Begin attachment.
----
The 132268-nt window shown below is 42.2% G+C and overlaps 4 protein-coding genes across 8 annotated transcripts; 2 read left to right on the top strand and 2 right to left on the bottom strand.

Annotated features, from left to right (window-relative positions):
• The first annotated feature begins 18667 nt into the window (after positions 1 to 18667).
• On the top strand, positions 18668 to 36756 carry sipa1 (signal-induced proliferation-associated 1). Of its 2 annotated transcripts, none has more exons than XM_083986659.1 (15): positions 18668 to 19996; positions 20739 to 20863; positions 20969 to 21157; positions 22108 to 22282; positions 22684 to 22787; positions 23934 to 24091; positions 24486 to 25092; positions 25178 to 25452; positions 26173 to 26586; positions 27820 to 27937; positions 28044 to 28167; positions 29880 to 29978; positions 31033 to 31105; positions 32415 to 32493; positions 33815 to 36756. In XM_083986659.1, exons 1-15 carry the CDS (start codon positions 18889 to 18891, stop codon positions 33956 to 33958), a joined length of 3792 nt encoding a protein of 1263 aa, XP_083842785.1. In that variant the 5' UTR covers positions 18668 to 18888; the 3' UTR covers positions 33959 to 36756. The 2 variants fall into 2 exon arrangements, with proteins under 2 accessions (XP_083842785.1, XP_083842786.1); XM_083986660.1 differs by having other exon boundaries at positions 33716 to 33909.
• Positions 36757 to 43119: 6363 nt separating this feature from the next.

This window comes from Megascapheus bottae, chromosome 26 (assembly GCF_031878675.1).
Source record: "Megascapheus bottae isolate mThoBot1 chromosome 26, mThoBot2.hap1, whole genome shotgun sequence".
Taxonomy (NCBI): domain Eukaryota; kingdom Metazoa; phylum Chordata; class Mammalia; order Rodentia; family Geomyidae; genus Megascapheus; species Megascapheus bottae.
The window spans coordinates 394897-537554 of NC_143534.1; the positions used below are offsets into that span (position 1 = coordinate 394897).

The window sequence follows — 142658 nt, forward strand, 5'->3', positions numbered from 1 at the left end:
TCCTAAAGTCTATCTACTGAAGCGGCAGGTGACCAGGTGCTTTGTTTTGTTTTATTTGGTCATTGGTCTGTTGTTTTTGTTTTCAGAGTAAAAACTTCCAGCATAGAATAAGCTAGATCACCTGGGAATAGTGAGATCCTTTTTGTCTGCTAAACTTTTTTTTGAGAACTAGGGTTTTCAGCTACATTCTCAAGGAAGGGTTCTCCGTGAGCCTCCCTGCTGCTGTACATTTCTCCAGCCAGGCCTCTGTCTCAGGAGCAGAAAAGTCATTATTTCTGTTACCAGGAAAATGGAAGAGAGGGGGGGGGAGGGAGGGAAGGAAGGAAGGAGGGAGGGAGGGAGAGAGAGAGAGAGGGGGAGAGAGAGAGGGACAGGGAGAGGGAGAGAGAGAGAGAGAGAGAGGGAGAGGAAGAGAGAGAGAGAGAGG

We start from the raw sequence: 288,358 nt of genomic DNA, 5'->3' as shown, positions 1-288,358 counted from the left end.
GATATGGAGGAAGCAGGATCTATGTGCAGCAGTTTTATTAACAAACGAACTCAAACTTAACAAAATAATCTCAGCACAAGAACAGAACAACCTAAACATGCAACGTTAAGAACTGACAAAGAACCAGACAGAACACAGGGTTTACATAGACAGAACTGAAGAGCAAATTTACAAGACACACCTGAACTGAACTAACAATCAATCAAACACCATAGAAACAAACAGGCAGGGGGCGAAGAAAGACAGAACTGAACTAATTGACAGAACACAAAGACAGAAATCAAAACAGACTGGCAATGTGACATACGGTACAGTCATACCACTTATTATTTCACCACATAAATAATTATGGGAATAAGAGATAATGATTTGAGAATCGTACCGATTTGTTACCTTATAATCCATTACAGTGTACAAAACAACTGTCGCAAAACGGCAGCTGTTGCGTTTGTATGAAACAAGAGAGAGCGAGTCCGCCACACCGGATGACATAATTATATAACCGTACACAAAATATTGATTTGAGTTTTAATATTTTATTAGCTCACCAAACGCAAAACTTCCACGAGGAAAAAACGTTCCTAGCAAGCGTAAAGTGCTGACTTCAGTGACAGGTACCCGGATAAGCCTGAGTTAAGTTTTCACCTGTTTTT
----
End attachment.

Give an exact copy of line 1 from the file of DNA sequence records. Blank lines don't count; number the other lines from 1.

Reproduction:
The 132268-nt window shown below is 42.2% G+C and overlaps 4 protein-coding genes across 8 annotated transcripts; 2 read left to right on the top strand and 2 right to left on the bottom strand.